For some, sticking to healthy habits can be difficult, but when I was going through cancer, I felt that my life depended on it.
Over the past few months, I’ve been informally guiding a friend who’s dealing with health issues on how they can improve their diet.
They’d seen firsthand how the changes I personally implemented helped improve my health after cancer, and my friend welcomed my advice. (Back in late 2017, doctors gave me less than 10% to live battling metastatic osteosarcoma, and I spent the next few years learning all that I could about healing the body. Eventually, with a great deal of luck, discipline and hard work, I managed to turn the situation around and defy the statistics.)
Right away, my friend reported feeling great after swapping for the healthier options I had suggested. But once life grew hectic and the initial glow of novelty wore off, they admitted resorting to shortcuts like processed and fast food. They kept voicing their struggle against all the “restrictions.”
It made me so frustrated; I was worried and felt helpless that their body was literally begging for change and my friend was seemingly brushing aside all the signs. It got me thinking about how I had approached my own dietary makeover differently…
First off, I can acknowledge that after the trauma I’ve endured with cancer, I’m a tad bit more emotionally charged about health concerns than the average person. Also, I recognize that food is comforting, as well as both a source of joy and connection for many, and everyone has different values.
But the reality is that when I made such a strict commitment to wellness, I didn’t have much choice. Doctors could only offer a clinical trial that caused unbearable physical agony and had a 30% success rate. I wasn’t comfortable with that option, and from then on felt like I was on my own.
Driven by fear, I obsessively researched best practices related to health and wellness, and any time I learned a new benefit or inspiring tidbit, I felt a quick shot of dopamine as if I’d just gained new offensive firepower against cancer. This seemed like one of the few areas where I had control.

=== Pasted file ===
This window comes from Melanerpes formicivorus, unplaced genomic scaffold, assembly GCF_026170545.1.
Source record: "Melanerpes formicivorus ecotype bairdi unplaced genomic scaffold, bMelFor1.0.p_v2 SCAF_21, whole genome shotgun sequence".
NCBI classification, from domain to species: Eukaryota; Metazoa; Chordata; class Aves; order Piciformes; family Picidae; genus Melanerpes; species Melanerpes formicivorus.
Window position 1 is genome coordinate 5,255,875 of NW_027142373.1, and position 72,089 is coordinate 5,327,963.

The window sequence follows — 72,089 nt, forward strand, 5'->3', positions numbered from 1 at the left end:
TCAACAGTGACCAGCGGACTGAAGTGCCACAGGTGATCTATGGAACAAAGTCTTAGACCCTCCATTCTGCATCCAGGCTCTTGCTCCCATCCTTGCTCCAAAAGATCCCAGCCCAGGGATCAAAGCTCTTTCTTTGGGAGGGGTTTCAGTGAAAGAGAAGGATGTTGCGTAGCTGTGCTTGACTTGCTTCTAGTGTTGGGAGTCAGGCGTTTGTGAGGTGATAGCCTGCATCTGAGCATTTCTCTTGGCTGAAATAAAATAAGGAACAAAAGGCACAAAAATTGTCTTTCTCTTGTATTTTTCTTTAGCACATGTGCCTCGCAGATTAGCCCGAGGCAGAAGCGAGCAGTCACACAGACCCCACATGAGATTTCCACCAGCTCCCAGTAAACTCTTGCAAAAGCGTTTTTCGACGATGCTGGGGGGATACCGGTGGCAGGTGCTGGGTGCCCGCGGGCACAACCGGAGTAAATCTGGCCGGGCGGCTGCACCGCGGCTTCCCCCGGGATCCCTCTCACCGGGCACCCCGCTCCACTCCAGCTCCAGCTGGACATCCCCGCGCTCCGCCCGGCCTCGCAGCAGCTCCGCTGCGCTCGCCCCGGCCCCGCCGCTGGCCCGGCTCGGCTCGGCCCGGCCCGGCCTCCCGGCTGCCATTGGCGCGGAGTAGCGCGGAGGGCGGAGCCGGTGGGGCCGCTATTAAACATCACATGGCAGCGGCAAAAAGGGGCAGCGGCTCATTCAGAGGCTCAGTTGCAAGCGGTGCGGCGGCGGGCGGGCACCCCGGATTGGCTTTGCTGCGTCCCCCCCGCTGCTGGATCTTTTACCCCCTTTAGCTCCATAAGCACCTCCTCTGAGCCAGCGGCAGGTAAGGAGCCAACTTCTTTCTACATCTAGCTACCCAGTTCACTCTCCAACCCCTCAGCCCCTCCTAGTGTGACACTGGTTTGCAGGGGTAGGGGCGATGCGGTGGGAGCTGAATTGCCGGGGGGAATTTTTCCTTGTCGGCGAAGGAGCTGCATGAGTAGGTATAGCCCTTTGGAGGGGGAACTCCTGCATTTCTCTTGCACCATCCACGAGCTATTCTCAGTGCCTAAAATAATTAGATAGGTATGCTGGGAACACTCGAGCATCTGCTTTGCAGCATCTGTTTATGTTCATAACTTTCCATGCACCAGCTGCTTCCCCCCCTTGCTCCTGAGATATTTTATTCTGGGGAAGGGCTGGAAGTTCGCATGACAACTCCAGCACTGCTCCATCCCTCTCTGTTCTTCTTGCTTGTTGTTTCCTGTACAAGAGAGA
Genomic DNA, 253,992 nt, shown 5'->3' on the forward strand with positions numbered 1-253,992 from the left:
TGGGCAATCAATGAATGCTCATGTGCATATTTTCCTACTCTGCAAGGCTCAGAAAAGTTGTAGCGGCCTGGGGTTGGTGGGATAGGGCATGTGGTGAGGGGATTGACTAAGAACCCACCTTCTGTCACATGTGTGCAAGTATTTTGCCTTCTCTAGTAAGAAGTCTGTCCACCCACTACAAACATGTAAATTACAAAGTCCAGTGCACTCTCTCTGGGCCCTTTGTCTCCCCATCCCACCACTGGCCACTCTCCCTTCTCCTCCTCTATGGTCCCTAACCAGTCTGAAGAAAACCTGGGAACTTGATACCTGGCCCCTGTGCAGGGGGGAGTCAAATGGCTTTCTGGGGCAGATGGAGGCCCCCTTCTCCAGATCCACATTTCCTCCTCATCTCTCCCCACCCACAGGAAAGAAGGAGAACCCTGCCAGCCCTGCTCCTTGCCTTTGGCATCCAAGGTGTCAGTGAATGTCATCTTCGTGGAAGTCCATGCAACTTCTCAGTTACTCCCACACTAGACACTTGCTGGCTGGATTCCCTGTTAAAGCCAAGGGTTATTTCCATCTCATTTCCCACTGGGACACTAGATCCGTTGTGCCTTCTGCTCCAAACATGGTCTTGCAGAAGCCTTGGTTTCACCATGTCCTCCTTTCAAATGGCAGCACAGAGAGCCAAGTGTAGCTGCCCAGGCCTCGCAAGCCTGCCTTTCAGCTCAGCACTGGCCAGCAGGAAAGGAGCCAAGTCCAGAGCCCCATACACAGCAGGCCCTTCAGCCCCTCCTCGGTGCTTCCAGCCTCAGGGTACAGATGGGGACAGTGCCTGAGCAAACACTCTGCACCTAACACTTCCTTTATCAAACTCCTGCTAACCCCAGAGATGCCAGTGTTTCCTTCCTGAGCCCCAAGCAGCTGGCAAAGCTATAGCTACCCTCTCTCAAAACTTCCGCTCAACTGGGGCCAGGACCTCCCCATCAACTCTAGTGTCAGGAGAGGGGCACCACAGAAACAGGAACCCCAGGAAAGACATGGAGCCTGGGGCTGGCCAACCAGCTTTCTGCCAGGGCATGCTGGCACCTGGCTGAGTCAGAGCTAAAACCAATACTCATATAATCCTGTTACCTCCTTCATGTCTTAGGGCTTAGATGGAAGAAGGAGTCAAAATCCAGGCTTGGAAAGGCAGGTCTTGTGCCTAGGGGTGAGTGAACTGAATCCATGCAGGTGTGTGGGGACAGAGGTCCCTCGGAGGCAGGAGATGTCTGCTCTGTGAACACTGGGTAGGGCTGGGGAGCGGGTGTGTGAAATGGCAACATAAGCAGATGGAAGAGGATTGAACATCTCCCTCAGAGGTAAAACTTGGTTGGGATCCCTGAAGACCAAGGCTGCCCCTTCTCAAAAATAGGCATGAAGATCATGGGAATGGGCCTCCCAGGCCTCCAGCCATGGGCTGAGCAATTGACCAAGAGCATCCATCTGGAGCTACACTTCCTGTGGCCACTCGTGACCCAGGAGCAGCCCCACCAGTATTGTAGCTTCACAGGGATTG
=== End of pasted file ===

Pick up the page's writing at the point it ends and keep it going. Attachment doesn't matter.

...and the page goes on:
Meanwhile, whereas my friend voiced that they would struggle with feeling restricted, I was scared straight to eat anything other than what offered high nutritional content because I feared that my life literally depended on it. My mentality was to give my body and immune system every edge possible so that at least I could say that I left nothing on the table.
Rather than limitations, I focused on all the motivating benefits like these were my healing superpowers. Pop a few pills of zinc, vitamin D and ascorbic acid (under the oversight of my functional medicine doctor) — BAM! That’s gotta be doing something for the ol’ immune system. Then, hop in the infrared sauna for a half hour and feel that detox magic!
(Just a few quick examples to get the point across. Also, please note that I’m not claiming these to be cures for cancer, just sharing my personal story.)
Focusing on health-boosting benefits motivated me to keep pushing ahead. And while each cancer situation is unique and everyone has different resources available in terms of time, money and energy, looking back, I think this sense of empowerment played a key role in helping me adopt a more wellness-oriented lifestyle.
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